How more alcohol availability hurts finances for some people
A new study provides the best evidence to date that an increase in the availability of alcohol is linked to more financial troubles among the disadvantaged.
The study used a unique data set in Sweden to find that when Saturday alcohol sales were introduced in some counties, the result was higher credit demand, more financial default and increased dependence on welfare among low-income people in those counties.
Results showed that people didn't just spend more on beer, wine and liquor: There was a multiplier effect by which every dollar spent on alcohol led to $4.50 in additional spending.
"Just extending the hours of liquor stores had real implications for the lives of low-income people in the affected areas of Sweden," said Itzhak Ben-David, co-author of the study and professor of finance at The Ohio State University's Fisher College of Business.
"For some, it caused serious harm to their financial well-being."
Ben-David conducted the study with Marieke Bos, a researcher at the Swedish House of Finance at the Stockholm School of Economics. The research appears in the May 2021 issue of the Review of Financial Studies.
The researchers took advantage of an experiment rolled out by the Swedish government in 2000 in which officials ordered the country's monopoly liquor stores—which had been closed on weekends—to extend opening hours to Saturdays in six of the country's 21 counties.
The researchers had access to extensive financial records of individuals collected by the Swedish government and were able to compare those who lived in counties with Saturday alcohol sales to those who lived where liquor stores remained closed.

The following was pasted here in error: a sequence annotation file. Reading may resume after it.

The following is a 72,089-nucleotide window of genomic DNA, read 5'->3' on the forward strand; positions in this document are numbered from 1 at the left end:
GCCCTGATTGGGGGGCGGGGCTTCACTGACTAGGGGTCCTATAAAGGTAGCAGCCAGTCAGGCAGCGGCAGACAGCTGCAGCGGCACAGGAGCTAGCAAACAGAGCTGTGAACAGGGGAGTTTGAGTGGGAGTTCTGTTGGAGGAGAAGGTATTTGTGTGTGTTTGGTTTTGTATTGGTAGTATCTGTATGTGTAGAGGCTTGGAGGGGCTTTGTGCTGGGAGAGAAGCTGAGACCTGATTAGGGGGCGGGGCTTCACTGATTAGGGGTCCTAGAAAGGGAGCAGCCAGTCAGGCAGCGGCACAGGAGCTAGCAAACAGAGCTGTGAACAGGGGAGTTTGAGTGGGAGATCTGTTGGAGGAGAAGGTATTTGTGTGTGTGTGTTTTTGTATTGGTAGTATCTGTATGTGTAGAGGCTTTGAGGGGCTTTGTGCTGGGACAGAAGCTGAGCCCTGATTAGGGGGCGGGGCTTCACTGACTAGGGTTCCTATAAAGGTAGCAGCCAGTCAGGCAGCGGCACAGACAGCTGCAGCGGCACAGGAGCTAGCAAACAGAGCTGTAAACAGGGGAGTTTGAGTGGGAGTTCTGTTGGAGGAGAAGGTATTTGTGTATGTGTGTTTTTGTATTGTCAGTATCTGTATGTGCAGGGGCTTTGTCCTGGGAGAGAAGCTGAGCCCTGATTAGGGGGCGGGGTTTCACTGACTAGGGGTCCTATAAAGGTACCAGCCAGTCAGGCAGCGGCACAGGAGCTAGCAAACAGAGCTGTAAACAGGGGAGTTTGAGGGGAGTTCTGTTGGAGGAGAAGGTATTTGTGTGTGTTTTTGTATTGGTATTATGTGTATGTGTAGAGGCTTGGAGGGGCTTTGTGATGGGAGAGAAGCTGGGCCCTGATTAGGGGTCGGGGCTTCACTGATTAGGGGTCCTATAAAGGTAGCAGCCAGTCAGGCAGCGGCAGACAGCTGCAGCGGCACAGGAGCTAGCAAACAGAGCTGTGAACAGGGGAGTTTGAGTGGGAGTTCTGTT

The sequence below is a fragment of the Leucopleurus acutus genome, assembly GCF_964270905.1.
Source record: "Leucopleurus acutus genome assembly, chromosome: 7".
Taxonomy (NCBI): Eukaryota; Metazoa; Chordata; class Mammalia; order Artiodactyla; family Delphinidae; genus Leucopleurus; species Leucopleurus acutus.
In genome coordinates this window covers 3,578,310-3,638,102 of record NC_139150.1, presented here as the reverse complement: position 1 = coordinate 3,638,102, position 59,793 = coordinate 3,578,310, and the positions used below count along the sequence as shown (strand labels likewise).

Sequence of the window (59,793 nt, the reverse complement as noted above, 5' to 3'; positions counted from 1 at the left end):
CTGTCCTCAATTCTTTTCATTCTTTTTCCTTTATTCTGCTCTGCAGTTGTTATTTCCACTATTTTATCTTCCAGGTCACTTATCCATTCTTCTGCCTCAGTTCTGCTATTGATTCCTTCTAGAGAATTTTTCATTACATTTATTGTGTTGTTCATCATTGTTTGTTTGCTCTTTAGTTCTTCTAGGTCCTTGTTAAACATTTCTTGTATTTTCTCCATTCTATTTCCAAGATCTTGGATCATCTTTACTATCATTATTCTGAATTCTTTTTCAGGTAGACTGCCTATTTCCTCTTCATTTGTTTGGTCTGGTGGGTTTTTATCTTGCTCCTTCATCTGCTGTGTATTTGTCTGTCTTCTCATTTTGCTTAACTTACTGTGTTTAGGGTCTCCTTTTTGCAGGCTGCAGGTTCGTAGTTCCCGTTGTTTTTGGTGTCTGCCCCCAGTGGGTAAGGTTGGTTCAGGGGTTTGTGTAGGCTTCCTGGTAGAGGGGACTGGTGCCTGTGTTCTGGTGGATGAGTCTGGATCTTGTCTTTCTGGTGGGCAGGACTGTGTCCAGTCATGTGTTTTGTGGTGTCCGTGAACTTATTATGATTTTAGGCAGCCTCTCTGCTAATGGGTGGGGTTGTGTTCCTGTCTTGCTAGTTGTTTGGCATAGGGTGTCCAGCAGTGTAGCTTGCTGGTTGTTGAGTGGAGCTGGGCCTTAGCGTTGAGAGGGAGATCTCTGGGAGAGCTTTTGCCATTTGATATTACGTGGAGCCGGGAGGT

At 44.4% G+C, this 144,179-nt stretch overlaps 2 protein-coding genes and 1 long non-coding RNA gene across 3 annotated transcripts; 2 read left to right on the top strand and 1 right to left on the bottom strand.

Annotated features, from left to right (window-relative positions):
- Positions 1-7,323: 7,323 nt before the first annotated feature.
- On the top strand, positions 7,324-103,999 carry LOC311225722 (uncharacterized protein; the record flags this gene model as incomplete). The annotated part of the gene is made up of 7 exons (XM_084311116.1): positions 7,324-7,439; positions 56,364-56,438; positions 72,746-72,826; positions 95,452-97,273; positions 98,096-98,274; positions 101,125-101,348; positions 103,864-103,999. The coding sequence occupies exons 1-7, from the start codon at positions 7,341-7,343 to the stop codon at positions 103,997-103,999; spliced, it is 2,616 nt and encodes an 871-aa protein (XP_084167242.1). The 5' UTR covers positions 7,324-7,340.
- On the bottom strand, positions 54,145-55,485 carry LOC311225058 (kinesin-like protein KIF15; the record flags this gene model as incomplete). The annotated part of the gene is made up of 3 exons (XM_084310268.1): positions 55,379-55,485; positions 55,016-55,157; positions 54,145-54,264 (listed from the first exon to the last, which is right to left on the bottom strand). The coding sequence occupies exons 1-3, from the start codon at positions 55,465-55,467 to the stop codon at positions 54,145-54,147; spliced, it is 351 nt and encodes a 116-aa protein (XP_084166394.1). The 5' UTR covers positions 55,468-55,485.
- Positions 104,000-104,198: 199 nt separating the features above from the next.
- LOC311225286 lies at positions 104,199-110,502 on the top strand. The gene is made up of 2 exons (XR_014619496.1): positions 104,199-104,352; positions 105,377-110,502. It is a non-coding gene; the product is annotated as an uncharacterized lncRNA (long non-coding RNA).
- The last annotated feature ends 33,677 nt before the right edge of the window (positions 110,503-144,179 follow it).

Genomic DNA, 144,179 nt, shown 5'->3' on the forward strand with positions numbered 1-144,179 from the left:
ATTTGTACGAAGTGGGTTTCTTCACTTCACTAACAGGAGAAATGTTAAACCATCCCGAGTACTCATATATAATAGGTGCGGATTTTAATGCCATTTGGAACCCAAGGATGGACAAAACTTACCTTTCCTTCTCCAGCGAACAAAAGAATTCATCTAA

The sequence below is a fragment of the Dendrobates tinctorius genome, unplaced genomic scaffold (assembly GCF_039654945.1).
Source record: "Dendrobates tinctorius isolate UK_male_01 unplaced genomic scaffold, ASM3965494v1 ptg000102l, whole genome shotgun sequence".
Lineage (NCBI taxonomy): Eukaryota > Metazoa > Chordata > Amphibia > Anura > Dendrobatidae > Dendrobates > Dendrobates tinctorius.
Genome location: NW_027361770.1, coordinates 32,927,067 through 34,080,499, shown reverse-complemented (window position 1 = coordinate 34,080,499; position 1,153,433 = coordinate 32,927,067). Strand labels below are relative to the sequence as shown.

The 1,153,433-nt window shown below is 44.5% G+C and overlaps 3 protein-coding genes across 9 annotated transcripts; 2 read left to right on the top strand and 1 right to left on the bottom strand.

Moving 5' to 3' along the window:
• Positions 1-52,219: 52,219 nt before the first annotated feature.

The Swedish government reported that there was a 4% average increase in alcohol sales in the counties that opened Saturday sales.
"An increase in sales suggests more impulsive buying of alcohol," Bos said. "If it wasn't impulsive buying, you would expect to see some of the sales during the week shift to Saturdays, but you wouldn't anticipate more overall sales."
The youngest legal residents—those aged 20-25—increased spending on alcohol the most.
Findings showed that the total credit balances for that youngest age group increased by an average of 11.3% in the affected counties, compared to the time before the experiment started.
Borrowing at pawn shops increased significantly on Mondays in the affected counties following the start of Saturday sales, consistent with people being more short of cash after the weekend.
The researchers matched annual tax records to people in their sample and found that young people in the counties with longer alcohol-store operating hours were more likely to be unemployed and more likely to depend on welfare than those who lived elsewhere.
The rise in financial woes wasn't just the result of purchasing more alcohol. Findings showed a multiplier of up to 4.5, indicating that the effects of alcohol consumption spilled over to other areas of their lives.
"Consuming alcohol makes you incur other expenses," Ben-David said.
"You may spend more on snack foods. But you may also be more likely to be involved in alcohol-induced risky behavior that could lead to car accidents and legal troubles."
Indeed, the research showed an increase in drunk driving and higher crime on the weekends in the counties with extended alcohol sales.
Opening alcohol sales on Saturdays, while convenient for more wealthy people, takes a toll on the disadvantaged, Bos said.
"The impulsive alcohol purchases hurt them. We all have self-control problems, but when you live on the edge of your budget, one small mistake can have serious implications," she said.
"We found that it led some into indebtedness and other problems that more well-off people won't face if they make the same mistakes."
After the experiment, Sweden opened Saturday sales throughout the country in 2001.